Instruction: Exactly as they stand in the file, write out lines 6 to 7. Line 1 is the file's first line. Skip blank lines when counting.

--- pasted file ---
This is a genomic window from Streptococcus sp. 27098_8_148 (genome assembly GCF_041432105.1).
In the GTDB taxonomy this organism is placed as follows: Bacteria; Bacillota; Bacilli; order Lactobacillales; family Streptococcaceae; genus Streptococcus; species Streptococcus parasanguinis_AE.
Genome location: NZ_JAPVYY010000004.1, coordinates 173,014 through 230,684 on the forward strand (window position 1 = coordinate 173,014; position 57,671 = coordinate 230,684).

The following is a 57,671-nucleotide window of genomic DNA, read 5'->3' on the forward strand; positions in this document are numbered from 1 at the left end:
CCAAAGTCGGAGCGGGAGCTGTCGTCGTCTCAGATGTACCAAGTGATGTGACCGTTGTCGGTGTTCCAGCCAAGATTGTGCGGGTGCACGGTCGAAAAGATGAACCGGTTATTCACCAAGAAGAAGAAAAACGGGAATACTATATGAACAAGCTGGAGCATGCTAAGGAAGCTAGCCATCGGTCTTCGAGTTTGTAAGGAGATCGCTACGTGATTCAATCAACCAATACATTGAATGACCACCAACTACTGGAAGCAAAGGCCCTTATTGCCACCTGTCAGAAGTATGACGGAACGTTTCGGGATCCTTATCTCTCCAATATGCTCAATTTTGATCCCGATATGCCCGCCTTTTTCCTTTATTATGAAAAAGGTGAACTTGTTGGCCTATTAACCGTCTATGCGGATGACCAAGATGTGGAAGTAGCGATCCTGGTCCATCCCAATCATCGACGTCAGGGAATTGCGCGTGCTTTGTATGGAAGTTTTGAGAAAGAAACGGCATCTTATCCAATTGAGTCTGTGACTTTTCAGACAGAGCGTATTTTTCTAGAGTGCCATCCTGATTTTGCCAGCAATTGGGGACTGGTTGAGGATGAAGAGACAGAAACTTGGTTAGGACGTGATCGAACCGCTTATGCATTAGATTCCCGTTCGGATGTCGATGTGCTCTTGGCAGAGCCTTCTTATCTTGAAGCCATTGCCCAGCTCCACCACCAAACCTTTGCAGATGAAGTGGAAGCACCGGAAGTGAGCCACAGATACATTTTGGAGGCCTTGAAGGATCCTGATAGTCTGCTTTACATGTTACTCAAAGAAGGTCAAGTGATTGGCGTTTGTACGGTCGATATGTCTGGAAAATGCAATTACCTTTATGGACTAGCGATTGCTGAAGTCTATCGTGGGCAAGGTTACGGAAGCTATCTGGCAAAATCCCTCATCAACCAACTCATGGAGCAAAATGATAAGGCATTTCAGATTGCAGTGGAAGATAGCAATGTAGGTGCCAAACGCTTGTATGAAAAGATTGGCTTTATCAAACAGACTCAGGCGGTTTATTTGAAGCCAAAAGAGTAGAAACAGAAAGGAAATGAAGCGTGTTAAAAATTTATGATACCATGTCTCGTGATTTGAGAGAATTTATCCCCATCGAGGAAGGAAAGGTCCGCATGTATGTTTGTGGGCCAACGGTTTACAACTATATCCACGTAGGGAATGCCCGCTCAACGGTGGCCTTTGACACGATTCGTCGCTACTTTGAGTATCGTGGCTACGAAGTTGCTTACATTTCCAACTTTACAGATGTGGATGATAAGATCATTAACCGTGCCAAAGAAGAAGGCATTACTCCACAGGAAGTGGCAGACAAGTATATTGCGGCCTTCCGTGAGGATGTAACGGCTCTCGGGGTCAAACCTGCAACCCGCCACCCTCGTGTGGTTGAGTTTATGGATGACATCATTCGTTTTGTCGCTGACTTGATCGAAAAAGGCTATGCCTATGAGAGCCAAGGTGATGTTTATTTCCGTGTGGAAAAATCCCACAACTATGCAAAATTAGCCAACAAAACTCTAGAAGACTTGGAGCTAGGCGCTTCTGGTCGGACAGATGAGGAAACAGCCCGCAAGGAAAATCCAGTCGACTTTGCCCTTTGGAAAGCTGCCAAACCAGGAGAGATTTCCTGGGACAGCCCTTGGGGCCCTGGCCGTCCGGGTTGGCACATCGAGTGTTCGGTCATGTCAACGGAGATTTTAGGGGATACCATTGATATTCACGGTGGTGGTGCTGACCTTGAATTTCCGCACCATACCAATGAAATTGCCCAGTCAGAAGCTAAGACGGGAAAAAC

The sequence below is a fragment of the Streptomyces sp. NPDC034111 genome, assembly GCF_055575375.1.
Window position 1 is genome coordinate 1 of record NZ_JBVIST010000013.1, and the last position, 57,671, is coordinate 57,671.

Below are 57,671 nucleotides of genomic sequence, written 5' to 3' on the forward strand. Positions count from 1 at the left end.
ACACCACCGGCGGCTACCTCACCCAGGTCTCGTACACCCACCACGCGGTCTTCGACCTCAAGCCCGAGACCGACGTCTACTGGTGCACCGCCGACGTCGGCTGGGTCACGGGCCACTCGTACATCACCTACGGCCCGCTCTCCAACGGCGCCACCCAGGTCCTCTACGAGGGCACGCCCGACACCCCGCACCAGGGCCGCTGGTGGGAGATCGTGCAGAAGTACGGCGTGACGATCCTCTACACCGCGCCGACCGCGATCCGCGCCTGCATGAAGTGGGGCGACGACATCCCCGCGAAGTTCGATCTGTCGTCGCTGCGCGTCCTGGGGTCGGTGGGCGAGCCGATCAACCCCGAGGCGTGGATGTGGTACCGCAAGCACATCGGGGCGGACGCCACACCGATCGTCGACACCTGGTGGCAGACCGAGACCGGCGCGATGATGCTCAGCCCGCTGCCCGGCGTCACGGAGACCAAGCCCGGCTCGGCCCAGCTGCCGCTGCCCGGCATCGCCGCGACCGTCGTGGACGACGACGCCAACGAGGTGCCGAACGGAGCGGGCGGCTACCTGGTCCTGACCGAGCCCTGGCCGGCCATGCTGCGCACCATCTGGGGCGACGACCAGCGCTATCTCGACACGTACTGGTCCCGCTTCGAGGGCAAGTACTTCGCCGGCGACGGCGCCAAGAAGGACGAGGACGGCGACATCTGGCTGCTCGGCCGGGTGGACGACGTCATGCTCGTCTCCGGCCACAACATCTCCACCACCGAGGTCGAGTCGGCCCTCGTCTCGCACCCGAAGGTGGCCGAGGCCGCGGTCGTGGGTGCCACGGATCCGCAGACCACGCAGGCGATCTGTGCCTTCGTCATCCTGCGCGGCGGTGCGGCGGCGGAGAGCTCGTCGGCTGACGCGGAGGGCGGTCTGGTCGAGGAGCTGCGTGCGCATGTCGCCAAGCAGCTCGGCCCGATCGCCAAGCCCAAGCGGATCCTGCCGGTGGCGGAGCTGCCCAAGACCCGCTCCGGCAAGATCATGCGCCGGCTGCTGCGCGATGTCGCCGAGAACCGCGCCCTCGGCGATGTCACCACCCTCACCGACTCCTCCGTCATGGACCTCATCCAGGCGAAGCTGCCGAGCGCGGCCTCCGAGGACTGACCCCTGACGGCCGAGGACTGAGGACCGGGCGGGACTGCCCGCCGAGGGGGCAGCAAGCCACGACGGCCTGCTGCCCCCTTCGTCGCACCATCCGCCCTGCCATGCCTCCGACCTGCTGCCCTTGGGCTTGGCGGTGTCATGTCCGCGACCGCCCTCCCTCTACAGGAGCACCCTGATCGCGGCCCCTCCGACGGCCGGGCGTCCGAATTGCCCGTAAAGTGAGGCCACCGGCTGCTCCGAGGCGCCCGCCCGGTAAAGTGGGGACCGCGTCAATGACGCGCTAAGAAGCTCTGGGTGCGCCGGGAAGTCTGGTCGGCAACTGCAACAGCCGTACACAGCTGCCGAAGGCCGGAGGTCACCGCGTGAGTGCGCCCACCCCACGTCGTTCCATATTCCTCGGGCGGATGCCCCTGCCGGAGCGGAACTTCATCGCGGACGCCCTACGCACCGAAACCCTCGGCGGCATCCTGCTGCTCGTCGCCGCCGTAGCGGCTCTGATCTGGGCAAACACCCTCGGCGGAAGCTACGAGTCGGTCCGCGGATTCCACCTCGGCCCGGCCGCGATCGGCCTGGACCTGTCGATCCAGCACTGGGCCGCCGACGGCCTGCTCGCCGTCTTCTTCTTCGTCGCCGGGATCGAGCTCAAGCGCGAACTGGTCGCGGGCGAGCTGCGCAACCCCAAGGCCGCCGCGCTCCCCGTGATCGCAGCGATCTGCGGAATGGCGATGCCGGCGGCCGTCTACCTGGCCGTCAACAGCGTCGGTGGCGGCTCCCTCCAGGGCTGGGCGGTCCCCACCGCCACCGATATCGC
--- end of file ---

The sequence below is a fragment of the Streptomyces sp. NPDC034111 genome, assembly GCF_055575375.1.
Window position 1 is genome coordinate 1 of record NZ_JBVIST010000013.1, and the last position, 57,671, is coordinate 57,671.